Please join us for a look into rise and fall of the phenomenon that was VAMPIRA.


Old Weird America

Why was Edgar Poe roaming around Baltimore dazed and confused when he should have been on a train heading north in October of 1849? In our first Old Weird America program for 2019, we will explore the strange circumstances of Poe’s last year and his premature death—and the even stranger story of his curious afterlife. Who is the mystery man who, 100 years later began to pay tribute to the author on his birthday each year by drinking a toast at Poe’s grave? We may get some answers when the “Poe Toaster” himself pays a visit to our program. Please join historian Cathy Polovina for the first story in what may prove to be a very weird year, here at the Kenosha Public Library.

Old Weird America: “Dancer in the Sand”—Marta Becket Thursday Dec.13 at 6pm, Northside Library

In 1967, NYC dancer Marta Becket and got a flat tire at a ghost town in the middle of Death Valley. Instead of getting out of there as fast as possible—Marta became enchanted—bought a ruined theater and spent the rest of her life making it into an oasis of beauty—building, painting, writing, dancing—mostly alone—until the rest of the world discovered her world and began to make the trek to the wonderland she called Amargosa. Come see and hear about the magical world of this remarkable artist who spent 50 years dancing in the desert sands.

"Old Weird America" Thursday, November 8 at 6pm, Northside Library

Please join us for the strange and sad story of Homer and Langley Collyer—a true tale that sounds like an urban legend.  In March 1947, two brothers living in seclusion, died in their crumbling Manhattan brownstone among 150 TONS of debris. The lesson of their lives lives on in a contemporary fascination with hoarders—and in NYC emergency shorthand—where a “Collyer mansion” warns responders to be on the lookout for a potentially dangerous hoarding situation.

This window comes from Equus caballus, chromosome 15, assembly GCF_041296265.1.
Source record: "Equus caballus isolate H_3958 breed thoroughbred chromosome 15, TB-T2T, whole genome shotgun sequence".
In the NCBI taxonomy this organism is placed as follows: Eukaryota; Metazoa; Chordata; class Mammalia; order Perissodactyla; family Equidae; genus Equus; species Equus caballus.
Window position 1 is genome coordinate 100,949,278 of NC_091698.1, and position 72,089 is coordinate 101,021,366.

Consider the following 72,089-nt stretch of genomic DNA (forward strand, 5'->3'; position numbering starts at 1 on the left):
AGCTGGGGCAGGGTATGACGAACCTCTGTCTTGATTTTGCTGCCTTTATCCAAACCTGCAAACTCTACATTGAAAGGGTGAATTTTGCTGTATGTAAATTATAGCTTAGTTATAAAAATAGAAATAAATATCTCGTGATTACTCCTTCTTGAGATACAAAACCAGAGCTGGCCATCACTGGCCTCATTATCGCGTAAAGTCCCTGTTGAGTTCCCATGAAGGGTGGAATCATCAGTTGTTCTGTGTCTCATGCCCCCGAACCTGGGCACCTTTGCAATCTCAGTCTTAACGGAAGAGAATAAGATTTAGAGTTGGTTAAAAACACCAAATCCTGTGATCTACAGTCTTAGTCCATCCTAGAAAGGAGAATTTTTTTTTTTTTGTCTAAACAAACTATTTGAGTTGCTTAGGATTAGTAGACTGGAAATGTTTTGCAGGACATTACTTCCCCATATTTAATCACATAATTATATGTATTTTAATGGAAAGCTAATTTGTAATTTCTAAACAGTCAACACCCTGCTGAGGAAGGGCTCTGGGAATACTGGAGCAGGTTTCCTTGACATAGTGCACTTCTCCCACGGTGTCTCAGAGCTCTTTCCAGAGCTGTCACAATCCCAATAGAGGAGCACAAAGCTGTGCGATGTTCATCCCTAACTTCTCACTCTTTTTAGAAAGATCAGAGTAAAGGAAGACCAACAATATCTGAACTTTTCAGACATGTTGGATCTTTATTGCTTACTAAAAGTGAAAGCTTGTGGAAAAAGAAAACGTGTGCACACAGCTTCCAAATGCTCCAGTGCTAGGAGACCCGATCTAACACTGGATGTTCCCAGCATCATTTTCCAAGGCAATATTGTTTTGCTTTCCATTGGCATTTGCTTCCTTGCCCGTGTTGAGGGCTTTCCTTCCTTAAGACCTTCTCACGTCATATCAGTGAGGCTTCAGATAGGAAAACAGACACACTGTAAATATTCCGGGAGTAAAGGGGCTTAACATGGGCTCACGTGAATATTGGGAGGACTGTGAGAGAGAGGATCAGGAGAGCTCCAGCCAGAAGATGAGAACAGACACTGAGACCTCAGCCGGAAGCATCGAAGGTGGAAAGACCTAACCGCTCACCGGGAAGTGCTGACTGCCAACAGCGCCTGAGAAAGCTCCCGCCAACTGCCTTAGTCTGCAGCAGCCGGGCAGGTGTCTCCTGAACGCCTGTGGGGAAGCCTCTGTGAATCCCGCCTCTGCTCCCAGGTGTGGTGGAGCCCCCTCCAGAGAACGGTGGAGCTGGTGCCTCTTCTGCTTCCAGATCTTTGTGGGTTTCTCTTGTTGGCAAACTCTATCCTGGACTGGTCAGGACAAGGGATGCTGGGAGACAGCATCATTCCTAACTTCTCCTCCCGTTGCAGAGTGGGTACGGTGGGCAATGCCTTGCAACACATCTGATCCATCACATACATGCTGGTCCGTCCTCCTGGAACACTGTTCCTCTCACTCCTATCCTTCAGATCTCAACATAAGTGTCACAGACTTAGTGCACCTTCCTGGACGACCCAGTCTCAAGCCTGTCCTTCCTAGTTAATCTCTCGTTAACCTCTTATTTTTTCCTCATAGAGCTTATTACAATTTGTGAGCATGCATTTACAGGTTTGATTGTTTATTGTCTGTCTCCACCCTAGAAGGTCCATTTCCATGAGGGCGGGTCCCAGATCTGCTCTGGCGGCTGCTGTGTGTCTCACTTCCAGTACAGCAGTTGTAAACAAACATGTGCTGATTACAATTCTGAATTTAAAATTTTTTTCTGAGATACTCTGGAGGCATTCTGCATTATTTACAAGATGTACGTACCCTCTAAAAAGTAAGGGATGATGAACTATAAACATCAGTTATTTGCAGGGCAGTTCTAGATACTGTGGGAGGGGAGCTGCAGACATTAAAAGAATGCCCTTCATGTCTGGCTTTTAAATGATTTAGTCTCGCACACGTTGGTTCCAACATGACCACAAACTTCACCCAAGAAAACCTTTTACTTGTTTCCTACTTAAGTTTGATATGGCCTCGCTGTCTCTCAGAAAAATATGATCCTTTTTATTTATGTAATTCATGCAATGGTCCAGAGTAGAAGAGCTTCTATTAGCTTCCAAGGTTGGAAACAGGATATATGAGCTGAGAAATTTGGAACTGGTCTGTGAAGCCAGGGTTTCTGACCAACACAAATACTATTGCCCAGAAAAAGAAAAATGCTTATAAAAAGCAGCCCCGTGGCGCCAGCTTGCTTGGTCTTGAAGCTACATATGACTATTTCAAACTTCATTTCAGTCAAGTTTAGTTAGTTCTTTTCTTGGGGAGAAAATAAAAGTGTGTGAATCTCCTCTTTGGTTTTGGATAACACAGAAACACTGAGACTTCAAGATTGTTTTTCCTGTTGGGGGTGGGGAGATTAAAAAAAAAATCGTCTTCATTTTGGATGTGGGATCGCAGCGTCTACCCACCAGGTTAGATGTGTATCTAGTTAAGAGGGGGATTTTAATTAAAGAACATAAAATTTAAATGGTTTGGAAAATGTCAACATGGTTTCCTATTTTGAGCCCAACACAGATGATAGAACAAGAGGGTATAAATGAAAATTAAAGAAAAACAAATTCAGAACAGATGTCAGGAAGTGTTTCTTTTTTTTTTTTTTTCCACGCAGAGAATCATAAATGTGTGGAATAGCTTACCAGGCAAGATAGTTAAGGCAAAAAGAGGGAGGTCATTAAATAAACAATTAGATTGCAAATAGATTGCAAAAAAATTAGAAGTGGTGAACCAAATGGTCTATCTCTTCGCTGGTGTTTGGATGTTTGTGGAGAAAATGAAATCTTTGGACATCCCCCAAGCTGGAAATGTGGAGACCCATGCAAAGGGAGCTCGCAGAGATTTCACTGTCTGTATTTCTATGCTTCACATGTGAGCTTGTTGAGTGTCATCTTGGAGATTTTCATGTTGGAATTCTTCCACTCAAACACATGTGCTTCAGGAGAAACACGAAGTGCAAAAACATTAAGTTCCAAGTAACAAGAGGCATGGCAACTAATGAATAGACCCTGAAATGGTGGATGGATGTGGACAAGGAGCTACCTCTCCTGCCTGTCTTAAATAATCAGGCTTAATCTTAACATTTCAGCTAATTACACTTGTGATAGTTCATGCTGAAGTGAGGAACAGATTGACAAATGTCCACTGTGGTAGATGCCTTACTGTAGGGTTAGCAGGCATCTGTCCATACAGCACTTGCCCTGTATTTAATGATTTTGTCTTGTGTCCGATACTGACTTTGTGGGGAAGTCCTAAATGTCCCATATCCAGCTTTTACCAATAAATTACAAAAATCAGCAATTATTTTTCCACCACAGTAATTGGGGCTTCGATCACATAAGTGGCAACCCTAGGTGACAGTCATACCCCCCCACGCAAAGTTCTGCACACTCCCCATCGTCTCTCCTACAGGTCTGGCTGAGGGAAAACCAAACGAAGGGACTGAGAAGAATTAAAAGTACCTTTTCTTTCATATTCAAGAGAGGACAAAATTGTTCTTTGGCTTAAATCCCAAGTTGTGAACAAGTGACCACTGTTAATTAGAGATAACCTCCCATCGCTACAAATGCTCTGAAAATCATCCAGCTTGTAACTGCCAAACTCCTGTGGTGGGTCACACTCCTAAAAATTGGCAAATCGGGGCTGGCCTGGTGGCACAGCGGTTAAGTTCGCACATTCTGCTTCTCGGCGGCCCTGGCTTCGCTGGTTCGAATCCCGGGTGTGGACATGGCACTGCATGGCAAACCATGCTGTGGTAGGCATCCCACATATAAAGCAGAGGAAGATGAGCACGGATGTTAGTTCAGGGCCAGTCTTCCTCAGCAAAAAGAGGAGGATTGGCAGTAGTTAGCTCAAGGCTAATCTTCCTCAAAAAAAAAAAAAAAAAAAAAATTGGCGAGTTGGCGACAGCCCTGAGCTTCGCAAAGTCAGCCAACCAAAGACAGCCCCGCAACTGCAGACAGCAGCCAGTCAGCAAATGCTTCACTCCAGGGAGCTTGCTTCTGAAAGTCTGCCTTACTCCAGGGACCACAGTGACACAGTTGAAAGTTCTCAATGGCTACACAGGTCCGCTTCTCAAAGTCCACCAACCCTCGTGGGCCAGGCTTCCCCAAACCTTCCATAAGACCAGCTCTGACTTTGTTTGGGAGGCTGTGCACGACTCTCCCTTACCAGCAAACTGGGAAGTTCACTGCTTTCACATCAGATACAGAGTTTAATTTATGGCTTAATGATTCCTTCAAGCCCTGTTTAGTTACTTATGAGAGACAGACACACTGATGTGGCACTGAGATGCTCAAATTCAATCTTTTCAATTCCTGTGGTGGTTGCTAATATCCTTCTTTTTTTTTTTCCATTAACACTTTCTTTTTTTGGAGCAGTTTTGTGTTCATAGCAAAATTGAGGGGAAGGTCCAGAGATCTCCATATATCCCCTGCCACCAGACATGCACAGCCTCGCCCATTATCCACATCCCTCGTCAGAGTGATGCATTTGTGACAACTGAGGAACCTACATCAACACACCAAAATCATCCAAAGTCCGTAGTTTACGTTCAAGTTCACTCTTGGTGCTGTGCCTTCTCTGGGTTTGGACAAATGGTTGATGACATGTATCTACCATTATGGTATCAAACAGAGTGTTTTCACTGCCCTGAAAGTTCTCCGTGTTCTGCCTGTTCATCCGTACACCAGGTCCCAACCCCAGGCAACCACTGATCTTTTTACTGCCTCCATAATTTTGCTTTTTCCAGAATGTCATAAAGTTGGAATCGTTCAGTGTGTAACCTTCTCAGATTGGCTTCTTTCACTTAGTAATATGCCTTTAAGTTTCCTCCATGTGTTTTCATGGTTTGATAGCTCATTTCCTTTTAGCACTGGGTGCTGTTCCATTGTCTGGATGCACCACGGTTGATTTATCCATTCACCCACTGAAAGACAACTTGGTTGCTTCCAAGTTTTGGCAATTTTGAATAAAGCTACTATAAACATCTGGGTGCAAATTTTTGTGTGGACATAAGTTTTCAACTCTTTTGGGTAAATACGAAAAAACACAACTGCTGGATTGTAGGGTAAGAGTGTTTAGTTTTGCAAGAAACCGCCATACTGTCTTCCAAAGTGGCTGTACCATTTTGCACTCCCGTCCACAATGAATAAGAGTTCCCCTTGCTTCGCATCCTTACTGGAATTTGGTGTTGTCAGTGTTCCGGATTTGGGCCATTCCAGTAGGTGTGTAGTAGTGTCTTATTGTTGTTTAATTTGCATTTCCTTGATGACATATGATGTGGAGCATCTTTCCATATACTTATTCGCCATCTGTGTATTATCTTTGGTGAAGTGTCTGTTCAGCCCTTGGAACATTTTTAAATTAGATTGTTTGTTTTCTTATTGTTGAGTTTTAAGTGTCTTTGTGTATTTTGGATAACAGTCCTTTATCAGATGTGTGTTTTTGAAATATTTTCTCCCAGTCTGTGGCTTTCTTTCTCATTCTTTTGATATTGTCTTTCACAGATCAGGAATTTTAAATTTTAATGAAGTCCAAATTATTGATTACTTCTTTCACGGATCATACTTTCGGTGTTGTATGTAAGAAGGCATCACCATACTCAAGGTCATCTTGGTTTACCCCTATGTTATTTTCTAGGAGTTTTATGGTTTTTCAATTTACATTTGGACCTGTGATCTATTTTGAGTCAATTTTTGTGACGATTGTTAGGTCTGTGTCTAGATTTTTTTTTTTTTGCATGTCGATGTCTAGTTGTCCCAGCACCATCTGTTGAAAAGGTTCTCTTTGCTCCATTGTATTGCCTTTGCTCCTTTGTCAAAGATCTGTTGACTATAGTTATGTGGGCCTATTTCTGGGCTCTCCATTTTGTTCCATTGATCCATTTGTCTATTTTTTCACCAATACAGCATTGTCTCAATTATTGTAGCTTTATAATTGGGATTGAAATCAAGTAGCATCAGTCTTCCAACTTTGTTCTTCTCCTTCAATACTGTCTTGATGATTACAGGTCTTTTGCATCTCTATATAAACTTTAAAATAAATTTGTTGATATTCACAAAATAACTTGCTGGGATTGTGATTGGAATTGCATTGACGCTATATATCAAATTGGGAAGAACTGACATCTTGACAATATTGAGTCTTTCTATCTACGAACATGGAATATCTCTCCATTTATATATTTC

OLD WEIRD AMERICA PRESENTS--VAMPIRES IN AMERICA Thursday, October 11 at 6 pm at the Northside Library

As Bram Stoker travelled America in his job as a theater tour manager in the late 19th century, he observed a strange and frightening episode then occurring in the eastern states. Fear of rampant tuberculosis, then known as consumption, decimated the population, and in lieu of any reliable medical cure, many panicked citizens blamed a very old menace as the cause--VAMPIRES. Was Stoker inspired by this contemporary "Vampire Scare" to write his masterpiece, Dracula in 1897? And what prominent American poet may have served as his model for the notorious count?  Join us for a look at how a New World Vampire scare transformed the traditional Eastern European myth of the vampire and helped to create a cultural icon that lives on today in popular culture. 

Old Weird America Series

  We really go weird this month with a look at the self-professed genius of art pottery, George Ohr-- who couldn’t give away his work during his lifetime--but whose pieces can now command prices in the six figures. In fact the eccentric Ohr often refused to sell his “mud babies” and after he died in 1918, his family was left with a shed full of over 5000 unique ceramic pieces which sat accumulating dust for fifty years. When amateur antiques dealer from New York, Jim Carpenter happened upon Ojo’s Junkyard and Machine Shop in out-of-the-way Biloxi, Mississippi in 1968, he was in for a happy surprise when Ohr’s son Ojo offered to let him see “my Daddy’s pots”.  Carpenter introduced Ohr’s work to the world and an outsider art star was born. What made his pots so particular and his life so peculiar? Join us and find out.